Cook's education includes a background in physics.[3] Prior to his work on the book, Cook founded the website Skeptical Science, which compiles peer-reviewed evidence of climate change.[3] He placed on the site the most common assertions made by individuals arguing against the scientific consensus for climate change, with evidence to refute each point they made.[3] After the publication of Climate Change Denial: Heads in the Sand, Cook coauthored another book on the subject, Climate Change Science: A Modern Synthesis: Volume 1 – The Physical Climate (2013).[8] In 2015, Cook served as the climate communication fellow at the University of Queensland.[9][10]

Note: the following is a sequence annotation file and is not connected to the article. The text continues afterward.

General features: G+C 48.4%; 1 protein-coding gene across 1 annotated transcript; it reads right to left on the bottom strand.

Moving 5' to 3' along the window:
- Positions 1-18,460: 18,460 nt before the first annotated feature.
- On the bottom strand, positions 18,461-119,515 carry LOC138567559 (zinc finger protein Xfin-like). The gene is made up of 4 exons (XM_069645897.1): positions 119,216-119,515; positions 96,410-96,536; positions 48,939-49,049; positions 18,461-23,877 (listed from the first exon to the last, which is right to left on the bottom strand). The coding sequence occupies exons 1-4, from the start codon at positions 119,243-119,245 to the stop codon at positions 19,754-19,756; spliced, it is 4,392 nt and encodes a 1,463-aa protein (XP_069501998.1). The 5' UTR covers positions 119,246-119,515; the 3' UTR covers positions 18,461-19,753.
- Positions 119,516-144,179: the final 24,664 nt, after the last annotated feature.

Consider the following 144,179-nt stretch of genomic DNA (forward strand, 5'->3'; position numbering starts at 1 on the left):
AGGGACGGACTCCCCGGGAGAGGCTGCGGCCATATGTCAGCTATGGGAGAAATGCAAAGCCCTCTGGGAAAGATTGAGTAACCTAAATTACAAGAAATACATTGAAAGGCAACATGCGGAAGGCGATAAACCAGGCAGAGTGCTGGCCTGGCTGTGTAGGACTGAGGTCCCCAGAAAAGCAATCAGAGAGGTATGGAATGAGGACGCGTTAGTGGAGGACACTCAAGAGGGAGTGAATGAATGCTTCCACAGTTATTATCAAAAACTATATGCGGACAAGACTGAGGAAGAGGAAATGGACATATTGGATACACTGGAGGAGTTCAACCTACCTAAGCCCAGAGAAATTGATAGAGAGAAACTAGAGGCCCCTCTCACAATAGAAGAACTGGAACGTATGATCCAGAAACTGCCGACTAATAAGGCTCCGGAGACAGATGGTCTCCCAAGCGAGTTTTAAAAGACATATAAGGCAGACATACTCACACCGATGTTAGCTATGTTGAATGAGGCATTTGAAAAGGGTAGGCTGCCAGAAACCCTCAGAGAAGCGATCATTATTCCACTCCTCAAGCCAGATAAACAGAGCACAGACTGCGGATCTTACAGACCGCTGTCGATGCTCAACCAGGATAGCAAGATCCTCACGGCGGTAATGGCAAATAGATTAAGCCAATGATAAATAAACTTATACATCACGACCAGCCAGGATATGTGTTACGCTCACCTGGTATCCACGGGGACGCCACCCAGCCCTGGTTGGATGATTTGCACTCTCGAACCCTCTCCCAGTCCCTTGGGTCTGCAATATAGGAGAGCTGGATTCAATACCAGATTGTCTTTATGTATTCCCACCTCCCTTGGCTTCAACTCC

Climate Change Denial: Heads in the Sand was first published in 2011 by Earthscan, a division of Routledge.[11][12] Both hardcover and paperback editions were released in April 2011.[11][12] It was released the same year by the publisher in an electronic book format.[13] A second eBook release was published by Routledge in 2012.[14][15] The book was made available via Kindle by Amazon.com in May 2013.[16]

Contents summary[edit]

Climate Change Denial co-authors
Man with beard and sweater
Haydn Washington
Man in striped collared dress shirt
John Cook
Coauthors of Climate Change Denial: Heads in the Sand, Haydn Washington and John Cook